BotswanaPost finds itself in an interesting position: revenues are growing steadily, it is clear that customers appreciate (and are using) the new and existing range of products and services, but the parastatal is still recording losses — even though these are rapidly reducing.
To this end, Ramatlhakwane and his team have adopted organisation-wide measures such as Customer Service Excellence, System For Managing (SFM), process reengineering and product profitability under a new organizational model called the Value Centre Model. The goal is to aggressively control costs, boost efficiency, improve profitability and increase our revenue generating activities per employee (revenue per labour cost).
During the financial year 2016/2017 there was significant improvement in many areas of the business. Ramatlhakwane shares that BotswanaPost recorded a year-on-year revenue growth of 6.8% and revenues climbed strongly to BWP 457.7 million— the highest in the history of this organisation. “This sends a clear message to our stakeholders: we are continuing to grow. And we are doing so even in the face of a slightly depressed economic environment —domestically, regionally and globally,” he said.
Furthermore, BotswanaPost has managed to expand its revenue despite the fact that the Mail business has taken a large hit during this period. Mail revenue has declined by 9.1%, as many of the organisation’s large institutional clients such as the commercial banks and Government agencies have recently migrated to electronic platforms.
However, BotswanaPost says this setback is temporary. “We now have access to leading edge innovations such as Reverse Hybrid Mail which will enable us to pivot and revive these relationships with the important clients we served for many years — while still giving them the cost savings they desire. Through technology, we are confident in our ability to recover these income streams — and even grow them.”
This year, controllable costs are down by 7.9% and this is the second consecutive year of real improvement in this area. BotswanaPost is currently halfway through its two year Turnaround Strategy (Operational Effeciency Execution Plan) which began in the 2015-2016 financial year.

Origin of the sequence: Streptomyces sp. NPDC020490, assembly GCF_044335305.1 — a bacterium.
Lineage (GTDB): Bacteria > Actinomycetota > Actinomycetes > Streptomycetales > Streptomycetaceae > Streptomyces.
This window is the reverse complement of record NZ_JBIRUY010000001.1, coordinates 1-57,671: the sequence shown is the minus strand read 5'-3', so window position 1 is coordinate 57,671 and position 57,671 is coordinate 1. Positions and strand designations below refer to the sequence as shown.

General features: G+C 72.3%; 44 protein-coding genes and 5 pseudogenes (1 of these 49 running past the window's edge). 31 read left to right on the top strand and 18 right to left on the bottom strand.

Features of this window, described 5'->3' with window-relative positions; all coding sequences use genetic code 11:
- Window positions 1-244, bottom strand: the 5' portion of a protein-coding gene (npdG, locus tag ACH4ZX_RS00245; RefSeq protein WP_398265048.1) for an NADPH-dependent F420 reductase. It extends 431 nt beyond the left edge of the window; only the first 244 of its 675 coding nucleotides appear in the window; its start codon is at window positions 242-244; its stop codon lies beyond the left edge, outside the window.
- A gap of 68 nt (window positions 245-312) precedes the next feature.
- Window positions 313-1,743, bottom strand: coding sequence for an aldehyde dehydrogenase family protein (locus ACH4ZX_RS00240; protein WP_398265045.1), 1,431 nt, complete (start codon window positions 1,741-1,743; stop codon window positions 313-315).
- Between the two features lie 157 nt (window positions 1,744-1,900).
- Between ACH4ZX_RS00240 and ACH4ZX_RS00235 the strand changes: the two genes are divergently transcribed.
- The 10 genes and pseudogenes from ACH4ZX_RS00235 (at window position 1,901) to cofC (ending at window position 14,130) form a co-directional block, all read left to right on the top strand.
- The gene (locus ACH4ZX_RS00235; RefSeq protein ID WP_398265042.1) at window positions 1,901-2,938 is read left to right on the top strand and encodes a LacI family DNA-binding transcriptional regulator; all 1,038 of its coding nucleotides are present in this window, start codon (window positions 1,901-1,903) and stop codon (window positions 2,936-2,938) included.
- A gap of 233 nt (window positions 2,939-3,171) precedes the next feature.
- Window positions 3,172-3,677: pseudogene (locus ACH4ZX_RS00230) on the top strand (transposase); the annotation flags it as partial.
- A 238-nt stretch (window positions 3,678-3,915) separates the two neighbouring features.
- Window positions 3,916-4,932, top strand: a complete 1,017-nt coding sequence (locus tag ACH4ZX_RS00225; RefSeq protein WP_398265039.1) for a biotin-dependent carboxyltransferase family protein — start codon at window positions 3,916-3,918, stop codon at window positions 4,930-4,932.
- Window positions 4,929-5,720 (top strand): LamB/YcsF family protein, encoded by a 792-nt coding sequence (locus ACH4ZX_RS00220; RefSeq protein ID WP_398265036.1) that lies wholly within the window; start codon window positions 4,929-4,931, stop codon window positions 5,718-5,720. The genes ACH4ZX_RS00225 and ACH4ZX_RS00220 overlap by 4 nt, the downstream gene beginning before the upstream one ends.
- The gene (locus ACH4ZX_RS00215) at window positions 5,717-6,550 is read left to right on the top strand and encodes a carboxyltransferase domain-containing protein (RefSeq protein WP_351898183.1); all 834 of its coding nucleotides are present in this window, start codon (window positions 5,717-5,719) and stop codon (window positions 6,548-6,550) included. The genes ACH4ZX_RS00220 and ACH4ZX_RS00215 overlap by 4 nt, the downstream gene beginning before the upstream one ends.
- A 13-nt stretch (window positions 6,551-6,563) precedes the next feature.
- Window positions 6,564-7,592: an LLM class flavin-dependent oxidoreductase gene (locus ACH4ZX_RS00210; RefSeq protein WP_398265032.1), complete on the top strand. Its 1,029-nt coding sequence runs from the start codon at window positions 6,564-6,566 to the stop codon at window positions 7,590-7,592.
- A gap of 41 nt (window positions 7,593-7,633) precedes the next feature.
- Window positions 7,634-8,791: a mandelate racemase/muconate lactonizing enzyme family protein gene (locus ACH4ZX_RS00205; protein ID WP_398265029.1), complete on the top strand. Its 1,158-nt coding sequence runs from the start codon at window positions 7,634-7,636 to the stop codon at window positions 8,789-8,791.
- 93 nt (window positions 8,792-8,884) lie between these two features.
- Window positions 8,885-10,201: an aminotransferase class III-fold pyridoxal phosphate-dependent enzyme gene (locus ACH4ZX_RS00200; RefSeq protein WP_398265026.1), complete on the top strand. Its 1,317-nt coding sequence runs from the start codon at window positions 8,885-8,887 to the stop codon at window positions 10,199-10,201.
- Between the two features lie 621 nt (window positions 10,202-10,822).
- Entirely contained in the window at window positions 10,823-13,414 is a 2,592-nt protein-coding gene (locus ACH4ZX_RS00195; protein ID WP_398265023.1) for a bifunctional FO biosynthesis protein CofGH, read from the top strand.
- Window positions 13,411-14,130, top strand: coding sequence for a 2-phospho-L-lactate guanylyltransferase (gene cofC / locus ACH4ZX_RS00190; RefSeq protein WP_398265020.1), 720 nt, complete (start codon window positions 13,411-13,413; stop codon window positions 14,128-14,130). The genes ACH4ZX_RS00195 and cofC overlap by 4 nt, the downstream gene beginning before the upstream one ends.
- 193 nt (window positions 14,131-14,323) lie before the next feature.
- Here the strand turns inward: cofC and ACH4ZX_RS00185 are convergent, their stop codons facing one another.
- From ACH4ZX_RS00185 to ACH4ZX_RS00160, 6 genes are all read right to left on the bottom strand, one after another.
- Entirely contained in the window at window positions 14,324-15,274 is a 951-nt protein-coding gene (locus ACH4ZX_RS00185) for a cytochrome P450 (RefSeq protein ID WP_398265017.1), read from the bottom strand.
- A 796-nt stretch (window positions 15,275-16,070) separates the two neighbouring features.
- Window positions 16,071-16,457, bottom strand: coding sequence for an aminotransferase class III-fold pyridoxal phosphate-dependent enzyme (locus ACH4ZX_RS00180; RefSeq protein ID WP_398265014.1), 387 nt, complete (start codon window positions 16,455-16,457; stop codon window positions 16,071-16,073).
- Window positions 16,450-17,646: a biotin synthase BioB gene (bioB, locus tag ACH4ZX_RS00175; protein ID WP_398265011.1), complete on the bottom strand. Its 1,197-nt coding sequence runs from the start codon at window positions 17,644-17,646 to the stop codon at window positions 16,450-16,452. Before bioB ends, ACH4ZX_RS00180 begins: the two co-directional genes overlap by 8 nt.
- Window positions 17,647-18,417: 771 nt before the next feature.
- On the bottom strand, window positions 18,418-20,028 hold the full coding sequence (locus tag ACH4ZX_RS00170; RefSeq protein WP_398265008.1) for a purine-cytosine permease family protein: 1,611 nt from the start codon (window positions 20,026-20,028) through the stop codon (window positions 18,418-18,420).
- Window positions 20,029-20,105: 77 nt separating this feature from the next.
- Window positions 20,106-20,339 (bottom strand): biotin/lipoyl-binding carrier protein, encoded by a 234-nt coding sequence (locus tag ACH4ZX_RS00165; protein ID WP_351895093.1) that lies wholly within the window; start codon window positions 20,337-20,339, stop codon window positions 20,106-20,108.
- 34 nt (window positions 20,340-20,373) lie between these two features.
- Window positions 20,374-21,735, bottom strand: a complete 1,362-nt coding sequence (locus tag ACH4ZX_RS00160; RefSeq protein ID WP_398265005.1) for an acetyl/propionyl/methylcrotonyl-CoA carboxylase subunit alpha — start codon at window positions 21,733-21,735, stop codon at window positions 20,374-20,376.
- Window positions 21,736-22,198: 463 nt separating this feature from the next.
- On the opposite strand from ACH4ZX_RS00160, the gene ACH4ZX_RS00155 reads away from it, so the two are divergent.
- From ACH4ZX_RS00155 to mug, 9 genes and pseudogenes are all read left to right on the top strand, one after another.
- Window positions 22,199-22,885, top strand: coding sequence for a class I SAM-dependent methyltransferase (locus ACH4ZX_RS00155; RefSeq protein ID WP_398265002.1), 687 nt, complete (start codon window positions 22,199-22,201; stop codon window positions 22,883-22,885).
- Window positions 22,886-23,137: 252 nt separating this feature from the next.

“In the first financial year since this plan was implemented, our operating losses reduced by 24.7%. In the current year, our losses have reduced by a further 51.9% to P12.9 million. As we dig ourselves out of this loss-making position, this has a healthy impact on our balance sheet. Today, BotswanaPost finds itself in a far superior financial situation than any other time in our recent history. Our total assets have increased by 9.9% this year, mostly in respect of our properties, which has the impact of improving retained earnings and solvency, valuing BotswanaPost at P538.6 million at the end of March 2017,” reports Ramatlhakwane.
In the coming months prices will go up and inflation will shoot sharply above the target of 3 percent to 6 percent towards the third quarter of 2021, the Bank of Botswana on the other hand will continue to withhold its knife on the Bank Rate. This is according to a forecast made by Kgori Capital in its recent Market Watch Segment.
Statistics from Statistics Botswana show that the recent 1.8 percent increase in the September inflation, from 1 percent in August, was a reflection of the upward adjustment in public transport fares (Transport (from -6.9 to -3.9 percent) in September 2020, which is estimated to have increased inflation by approximately 0.64 percentage points.
Local anti-trust body, Competition and Consumer Authority (CCA), this month received back to back acquisition proposals from South African clothing retailers to wipe out their former rivals, Edcon, from Botswana malls.
Last week BusinessPost was in possession of Merger Notice No 23 of 2020 whereby a South African clothing retailer owner, Retailability Proprietary Limited, through Oclin Proprietary Limited, proposed to acquire parts of the Edgars business conducted by Edcon in Botswana (through Edcon Botswana), as a going concern, consisting of certain assets and identified liabilities.
South African government’s Business Rescue Practitioners earlier this year announced that Retailability will buy Edgars, after the latter filed for a business rescue plan in April after it failed to pay suppliers. This move will see Retailability add Edgars to its portfolio consisting of brands such as; Legit, Beaver Canoe and Style.